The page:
The EU has ordered Google to let you be 'forgotten'.
The court ruling says that an individual must have the ability to control their own data, and that Google must amend search results on request.
The decision by the European Union Court of Justice said that Google as a “processor" of information had responsibility for "irrelevant" and outdated data.
The case was brought by a Spanish man who was angered that the repossession of his house appeared when you Googled his name.
EU Justice Commissioner Viviane Reding said the judgement "is a clear victory for the protection of personal data of Europeans".
In a post on Facebook she said: "No matter where the physical server of a company processing data is located, non-European companies, when offering services to European consumers, must apply European rules.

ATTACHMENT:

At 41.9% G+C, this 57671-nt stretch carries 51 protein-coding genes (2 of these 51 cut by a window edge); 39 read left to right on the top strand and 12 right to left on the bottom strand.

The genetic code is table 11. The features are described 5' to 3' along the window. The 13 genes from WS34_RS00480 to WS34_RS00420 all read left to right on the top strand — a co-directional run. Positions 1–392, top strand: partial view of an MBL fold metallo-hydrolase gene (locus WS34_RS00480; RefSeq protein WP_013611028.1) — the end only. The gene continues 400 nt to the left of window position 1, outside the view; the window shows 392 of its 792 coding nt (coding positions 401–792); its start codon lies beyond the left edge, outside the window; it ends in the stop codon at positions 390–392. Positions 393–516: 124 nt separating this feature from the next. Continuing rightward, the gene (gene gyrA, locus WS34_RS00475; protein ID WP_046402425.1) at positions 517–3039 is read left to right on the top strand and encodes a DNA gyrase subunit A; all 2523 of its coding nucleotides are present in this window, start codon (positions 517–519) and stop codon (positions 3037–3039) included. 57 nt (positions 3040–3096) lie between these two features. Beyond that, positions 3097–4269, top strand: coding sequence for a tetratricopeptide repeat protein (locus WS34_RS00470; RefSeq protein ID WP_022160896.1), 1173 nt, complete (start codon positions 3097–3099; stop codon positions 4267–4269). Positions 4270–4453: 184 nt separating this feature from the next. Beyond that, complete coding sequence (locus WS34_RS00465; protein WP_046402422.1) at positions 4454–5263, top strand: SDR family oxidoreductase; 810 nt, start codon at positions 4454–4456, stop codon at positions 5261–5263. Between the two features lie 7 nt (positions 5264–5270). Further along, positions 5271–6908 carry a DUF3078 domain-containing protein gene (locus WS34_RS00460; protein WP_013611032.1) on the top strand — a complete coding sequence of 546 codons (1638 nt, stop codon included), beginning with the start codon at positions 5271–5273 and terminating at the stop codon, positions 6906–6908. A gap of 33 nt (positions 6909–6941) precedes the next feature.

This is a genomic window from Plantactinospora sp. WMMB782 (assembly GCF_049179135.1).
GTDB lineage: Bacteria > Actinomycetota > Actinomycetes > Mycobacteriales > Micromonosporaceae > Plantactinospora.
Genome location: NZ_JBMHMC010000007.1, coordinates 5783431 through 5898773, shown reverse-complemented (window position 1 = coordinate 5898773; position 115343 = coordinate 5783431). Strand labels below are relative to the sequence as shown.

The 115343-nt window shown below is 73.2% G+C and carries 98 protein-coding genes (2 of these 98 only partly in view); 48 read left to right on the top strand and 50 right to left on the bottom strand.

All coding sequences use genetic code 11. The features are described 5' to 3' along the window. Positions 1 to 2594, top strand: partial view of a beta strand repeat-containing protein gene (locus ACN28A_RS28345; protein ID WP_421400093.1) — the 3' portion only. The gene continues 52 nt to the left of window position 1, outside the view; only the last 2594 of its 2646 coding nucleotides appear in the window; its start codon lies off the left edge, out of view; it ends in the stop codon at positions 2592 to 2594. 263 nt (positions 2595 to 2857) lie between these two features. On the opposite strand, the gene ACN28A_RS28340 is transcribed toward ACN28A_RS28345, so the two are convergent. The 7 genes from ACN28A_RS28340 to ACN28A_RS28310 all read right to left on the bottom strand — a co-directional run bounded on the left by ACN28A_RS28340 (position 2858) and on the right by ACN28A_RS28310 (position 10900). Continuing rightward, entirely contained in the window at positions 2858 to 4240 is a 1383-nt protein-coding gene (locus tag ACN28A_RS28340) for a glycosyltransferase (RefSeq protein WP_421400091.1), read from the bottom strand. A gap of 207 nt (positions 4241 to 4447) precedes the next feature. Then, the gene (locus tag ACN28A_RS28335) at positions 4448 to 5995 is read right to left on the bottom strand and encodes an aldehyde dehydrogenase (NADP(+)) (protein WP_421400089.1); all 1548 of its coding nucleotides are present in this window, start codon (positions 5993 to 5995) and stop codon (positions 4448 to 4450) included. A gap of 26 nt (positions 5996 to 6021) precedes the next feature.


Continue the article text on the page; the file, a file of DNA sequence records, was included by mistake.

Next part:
"The data belongs to the individual, not to the company. And unless there is a good reason to retain this data, an individual should be empowered – by law ¬ to request erasure of this data."
Google said it would take time "to analyse the implications" of the decision.
Meanwhile some campaigners said that the decision could impact the ability to report on true facts, and could affect the freedom of speech.
Index on Censorship said:
"The court’s ruling means that, under certain circumstances, information can be removed from search engine results even if it is true and factual and without the original source material being altered. It allows individuals to complain to search engines about information they do not like with no legal oversight. This is akin to marching into a library and forcing it to pulp books. Although the ruling is intended for private individuals it opens the door to anyone who wants to whitewash their personal history.
By placing the onus on search engines to prevent dissemination of information, the Court has said that an individual’s desires outweigh society’s interest in the complete facts around incidents."